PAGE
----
In the meantime the show does what it can to patch up its main characters' personalities. Yō is the easiest. She just needs a little more personality. The show gives her a cute friendship with Asuka, a relatable reason for travelling to a new world (she just wants to make friends) and, hey presto, she's a reasonably likeable girl. From there Asuka's improvement comes naturally. Her friendship with Yō thaws her frosty aristocrat demeanor, and she soon proves a fiercely devoted friend to both Yō and Black Rabbit. Black Rabbit for her part was always the show's best character, and she remains so: forever brightening the mood and broadcasting a kind of exasperated affection for her problematic charges.
Izayoi is the real challenge. The show's strategy is to make sure that, even if he's an indestructible dick, he's our indestructible dick: always on the right side, doing the right thing. It's not an entirely improbable conceit. He's driven by boredom, and which is more interesting? Cozying up with powerful nasties to take from the weak, or teaming up with the weak to crush powerful nasties? The problem is that, while that does makes him easier to root for and even to like, it doesn't make him any more interesting. He's still smarter and stronger than everyone, able to do anything and win against anyone with dispiriting ease. He's less a character than a deus ex machina for getting the show out of tight spots.
The show does what it can with him, though. It makes sure to pit him, and his allies, against baddies who are so vile that you can't help but cheer when they're swatted like flies. The first is a beast man who enslaves his opponents by kidnapping their children, but who secretly eats the kids because, well, he hates kids. After him comes a leering pervert, who uses his hold over one of Black Rabbit's friends to try and force her into sex slavery. It's an old, old strategy to be sure, but it's still around because it still works: their comeuppance, when it comes, is quite sweet.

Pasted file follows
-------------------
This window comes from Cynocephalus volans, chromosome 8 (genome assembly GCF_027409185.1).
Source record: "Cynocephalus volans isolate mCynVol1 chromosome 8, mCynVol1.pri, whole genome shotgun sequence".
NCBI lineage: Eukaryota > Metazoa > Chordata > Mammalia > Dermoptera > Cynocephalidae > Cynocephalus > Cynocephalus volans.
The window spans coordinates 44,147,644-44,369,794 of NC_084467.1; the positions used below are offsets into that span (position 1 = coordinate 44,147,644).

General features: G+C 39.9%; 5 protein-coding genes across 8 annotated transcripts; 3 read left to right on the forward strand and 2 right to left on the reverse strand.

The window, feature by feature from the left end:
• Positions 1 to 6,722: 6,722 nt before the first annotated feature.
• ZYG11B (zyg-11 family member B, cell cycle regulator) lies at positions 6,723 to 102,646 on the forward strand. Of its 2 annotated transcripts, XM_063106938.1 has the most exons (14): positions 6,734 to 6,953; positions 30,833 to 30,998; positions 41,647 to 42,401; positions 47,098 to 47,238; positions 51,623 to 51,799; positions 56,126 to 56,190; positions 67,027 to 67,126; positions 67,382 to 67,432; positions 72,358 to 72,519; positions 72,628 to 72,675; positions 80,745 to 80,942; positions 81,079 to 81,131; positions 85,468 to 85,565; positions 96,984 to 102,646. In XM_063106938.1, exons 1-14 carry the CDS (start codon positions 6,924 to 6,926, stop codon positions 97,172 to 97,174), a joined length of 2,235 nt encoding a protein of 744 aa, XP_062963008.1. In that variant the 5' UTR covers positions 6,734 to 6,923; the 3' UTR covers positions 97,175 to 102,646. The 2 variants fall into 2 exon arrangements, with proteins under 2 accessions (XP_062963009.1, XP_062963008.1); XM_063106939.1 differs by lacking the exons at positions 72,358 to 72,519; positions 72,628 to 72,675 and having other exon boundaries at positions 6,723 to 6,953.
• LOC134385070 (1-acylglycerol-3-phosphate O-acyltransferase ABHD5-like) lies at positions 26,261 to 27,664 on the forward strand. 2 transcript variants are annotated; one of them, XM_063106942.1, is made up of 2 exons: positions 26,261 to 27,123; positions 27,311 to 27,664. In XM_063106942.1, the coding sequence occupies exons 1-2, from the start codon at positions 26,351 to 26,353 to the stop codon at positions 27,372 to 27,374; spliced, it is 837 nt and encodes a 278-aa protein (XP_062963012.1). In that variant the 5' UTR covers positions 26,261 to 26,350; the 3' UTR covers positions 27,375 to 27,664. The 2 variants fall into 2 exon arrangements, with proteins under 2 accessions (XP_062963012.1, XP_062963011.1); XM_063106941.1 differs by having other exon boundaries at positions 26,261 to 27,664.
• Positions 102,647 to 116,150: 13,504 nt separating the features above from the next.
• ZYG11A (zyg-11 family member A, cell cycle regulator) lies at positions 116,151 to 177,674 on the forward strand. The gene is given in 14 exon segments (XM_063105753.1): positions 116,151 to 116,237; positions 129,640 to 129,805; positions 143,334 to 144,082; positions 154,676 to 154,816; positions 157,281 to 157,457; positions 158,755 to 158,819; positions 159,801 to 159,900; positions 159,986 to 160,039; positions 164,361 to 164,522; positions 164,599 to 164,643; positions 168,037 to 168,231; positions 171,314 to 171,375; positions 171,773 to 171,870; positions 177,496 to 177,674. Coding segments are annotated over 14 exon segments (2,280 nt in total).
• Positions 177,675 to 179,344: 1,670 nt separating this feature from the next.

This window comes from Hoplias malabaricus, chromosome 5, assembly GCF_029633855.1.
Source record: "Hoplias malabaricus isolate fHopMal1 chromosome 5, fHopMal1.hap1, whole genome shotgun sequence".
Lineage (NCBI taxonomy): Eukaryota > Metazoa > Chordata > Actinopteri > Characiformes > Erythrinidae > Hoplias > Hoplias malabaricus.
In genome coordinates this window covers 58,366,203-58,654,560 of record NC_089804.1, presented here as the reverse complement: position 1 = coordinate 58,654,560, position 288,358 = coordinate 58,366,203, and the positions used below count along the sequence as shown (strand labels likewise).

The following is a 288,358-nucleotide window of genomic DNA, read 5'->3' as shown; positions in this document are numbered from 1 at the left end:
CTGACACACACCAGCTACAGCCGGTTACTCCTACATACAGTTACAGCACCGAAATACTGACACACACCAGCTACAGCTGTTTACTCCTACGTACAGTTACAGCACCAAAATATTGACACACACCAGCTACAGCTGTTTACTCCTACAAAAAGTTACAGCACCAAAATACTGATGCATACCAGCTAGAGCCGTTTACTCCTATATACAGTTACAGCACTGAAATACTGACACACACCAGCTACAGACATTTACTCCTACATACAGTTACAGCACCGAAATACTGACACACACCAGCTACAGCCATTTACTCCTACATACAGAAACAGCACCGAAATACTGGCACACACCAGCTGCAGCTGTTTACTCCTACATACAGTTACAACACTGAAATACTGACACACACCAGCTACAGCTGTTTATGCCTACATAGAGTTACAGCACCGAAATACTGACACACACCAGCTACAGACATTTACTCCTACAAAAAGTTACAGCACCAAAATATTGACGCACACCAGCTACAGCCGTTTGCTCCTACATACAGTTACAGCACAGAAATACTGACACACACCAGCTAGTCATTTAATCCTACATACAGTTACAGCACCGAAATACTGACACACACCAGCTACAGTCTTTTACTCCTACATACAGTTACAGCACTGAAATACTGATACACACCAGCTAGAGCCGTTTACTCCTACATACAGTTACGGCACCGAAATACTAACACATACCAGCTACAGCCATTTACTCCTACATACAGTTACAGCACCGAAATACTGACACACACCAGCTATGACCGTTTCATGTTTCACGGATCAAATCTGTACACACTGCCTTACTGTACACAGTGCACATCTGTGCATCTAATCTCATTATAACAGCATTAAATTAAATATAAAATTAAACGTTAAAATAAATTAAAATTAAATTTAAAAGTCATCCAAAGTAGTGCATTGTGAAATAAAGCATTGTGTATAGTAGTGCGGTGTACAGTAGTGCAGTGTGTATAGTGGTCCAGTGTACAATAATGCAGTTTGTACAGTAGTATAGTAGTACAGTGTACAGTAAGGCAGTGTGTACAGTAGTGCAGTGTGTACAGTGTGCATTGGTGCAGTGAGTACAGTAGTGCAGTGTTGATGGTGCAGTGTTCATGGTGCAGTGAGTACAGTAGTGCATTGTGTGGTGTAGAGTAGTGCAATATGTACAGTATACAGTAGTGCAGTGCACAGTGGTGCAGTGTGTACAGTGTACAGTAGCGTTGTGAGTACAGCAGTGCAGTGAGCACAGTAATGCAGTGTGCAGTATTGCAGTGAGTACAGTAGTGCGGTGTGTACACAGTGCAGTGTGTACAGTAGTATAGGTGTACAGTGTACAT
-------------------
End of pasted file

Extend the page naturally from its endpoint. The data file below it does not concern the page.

One thing that does not improve as the series progresses is its look. Problem Children is a terminally average-looking show. Amanoyū and Naomi Ide provide character designs that are perfectly okay and perfectly forgettable. Everyone has their signature outfit and signature facial expression and rarely varies from either. The settings and monsters are varied and distinct, but never particularly striking. The various races of Little Gardenians fall into your usual elf, human, and half-animal categories. Diomedea's animation for its part is strictly middle-of-the-road. It isn't particularly stiff or unattractive, but it isn't particularly free or fluid either. Action tends to take place in either stills or pans. Characters move across animated spaces rather than through them. The series overall has a kind of flat, conventional look to it. It has its moments—some memorably cute humor, a destructive game of tag in the red streets of a faraway nation—but they're few and far between.
The same can be said, more or less, for Shiroh Hamaguchi's score. It's hardly ugly, but directors Keizou Kusakawa and Yasutaka Yamamoto use it with such a dull lack of invention or inspiration that you'd be hard-pressed to remember any of it.
And truth be told, once the show's run its course it's unlikely you'll remember much else about it either. You may, however, quite enjoy the running. Which is an achievement no less impressive for its ephemerality, given how little the show had to work with.
Overall (sub) : B-
Story : C
Animation : C
Art : C
Music : C
+ Improves steadily as it goes, becoming an enjoyable little underdog of a show in the process.